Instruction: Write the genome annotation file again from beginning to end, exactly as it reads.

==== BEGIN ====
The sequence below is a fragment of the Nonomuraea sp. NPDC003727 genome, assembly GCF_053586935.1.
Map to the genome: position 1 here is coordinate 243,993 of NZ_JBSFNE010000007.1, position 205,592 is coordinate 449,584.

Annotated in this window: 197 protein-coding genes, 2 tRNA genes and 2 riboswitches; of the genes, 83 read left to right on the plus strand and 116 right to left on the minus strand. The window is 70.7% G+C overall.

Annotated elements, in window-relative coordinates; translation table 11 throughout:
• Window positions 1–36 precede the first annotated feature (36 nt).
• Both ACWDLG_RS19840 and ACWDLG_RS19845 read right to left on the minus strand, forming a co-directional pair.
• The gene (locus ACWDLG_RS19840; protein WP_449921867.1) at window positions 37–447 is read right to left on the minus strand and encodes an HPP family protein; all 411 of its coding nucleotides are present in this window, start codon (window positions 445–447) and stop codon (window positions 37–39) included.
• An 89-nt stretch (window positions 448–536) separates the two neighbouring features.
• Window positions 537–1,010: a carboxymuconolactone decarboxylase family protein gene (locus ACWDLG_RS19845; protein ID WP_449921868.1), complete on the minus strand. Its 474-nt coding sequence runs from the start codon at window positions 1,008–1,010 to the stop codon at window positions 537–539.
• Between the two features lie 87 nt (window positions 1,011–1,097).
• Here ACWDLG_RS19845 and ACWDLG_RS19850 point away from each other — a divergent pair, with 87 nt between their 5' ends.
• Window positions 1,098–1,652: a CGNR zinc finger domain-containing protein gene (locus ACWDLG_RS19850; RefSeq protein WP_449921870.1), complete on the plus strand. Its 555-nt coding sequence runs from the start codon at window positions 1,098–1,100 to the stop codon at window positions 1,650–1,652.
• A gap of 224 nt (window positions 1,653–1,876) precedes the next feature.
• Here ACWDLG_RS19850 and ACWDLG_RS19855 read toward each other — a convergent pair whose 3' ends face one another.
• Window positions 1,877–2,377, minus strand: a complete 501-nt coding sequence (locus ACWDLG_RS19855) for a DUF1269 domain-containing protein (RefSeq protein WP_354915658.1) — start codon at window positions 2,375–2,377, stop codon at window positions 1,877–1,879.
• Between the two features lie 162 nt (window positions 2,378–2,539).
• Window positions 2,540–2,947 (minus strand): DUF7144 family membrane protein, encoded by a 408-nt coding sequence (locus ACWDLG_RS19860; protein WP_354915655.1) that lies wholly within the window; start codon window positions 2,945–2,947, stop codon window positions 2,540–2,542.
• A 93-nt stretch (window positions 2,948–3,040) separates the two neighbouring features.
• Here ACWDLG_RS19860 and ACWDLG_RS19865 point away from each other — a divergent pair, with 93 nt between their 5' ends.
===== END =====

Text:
The sequence below is a fragment of the Nonomuraea sp. NPDC003727 genome, assembly GCF_053586935.1.
Map to the genome: position 1 here is coordinate 243,993 of NZ_JBSFNE010000007.1, position 205,592 is coordinate 449,584.

Annotated in this window: 197 protein-coding genes, 2 tRNA genes and 2 riboswitches; of the genes, 83 read left to right on the plus strand and 116 right to left on the minus strand. The window is 70.7% G+C overall.

Annotated elements, in window-relative coordinates; translation table 11 throughout:
• Window positions 1–36 precede the first annotated feature (36 nt).
• Both ACWDLG_RS19840 and ACWDLG_RS19845 read right to left on the minus strand, forming a co-directional pair.
• The gene (locus ACWDLG_RS19840; protein WP_449921867.1) at window positions 37–447 is read right to left on the minus strand and encodes an HPP family protein; all 411 of its coding nucleotides are present in this window, start codon (window positions 445–447) and stop codon (window positions 37–39) included.
• An 89-nt stretch (window positions 448–536) separates the two neighbouring features.
• Window positions 537–1,010: a carboxymuconolactone decarboxylase family protein gene (locus ACWDLG_RS19845; protein ID WP_449921868.1), complete on the minus strand. Its 474-nt coding sequence runs from the start codon at window positions 1,008–1,010 to the stop codon at window positions 537–539.
• Between the two features lie 87 nt (window positions 1,011–1,097).
• Here ACWDLG_RS19845 and ACWDLG_RS19850 point away from each other — a divergent pair, with 87 nt between their 5' ends.
• Window positions 1,098–1,652: a CGNR zinc finger domain-containing protein gene (locus ACWDLG_RS19850; RefSeq protein WP_449921870.1), complete on the plus strand. Its 555-nt coding sequence runs from the start codon at window positions 1,098–1,100 to the stop codon at window positions 1,650–1,652.
• A gap of 224 nt (window positions 1,653–1,876) precedes the next feature.
• Here ACWDLG_RS19850 and ACWDLG_RS19855 read toward each other — a convergent pair whose 3' ends face one another.
• Window positions 1,877–2,377, minus strand: a complete 501-nt coding sequence (locus ACWDLG_RS19855) for a DUF1269 domain-containing protein (RefSeq protein WP_354915658.1) — start codon at window positions 2,375–2,377, stop codon at window positions 1,877–1,879.
• Between the two features lie 162 nt (window positions 2,378–2,539).
• Window positions 2,540–2,947 (minus strand): DUF7144 family membrane protein, encoded by a 408-nt coding sequence (locus ACWDLG_RS19860; protein WP_354915655.1) that lies wholly within the window; start codon window positions 2,945–2,947, stop codon window positions 2,540–2,542.
• A 93-nt stretch (window positions 2,948–3,040) separates the two neighbouring features.
• Here ACWDLG_RS19860 and ACWDLG_RS19865 point away from each other — a divergent pair, with 93 nt between their 5' ends.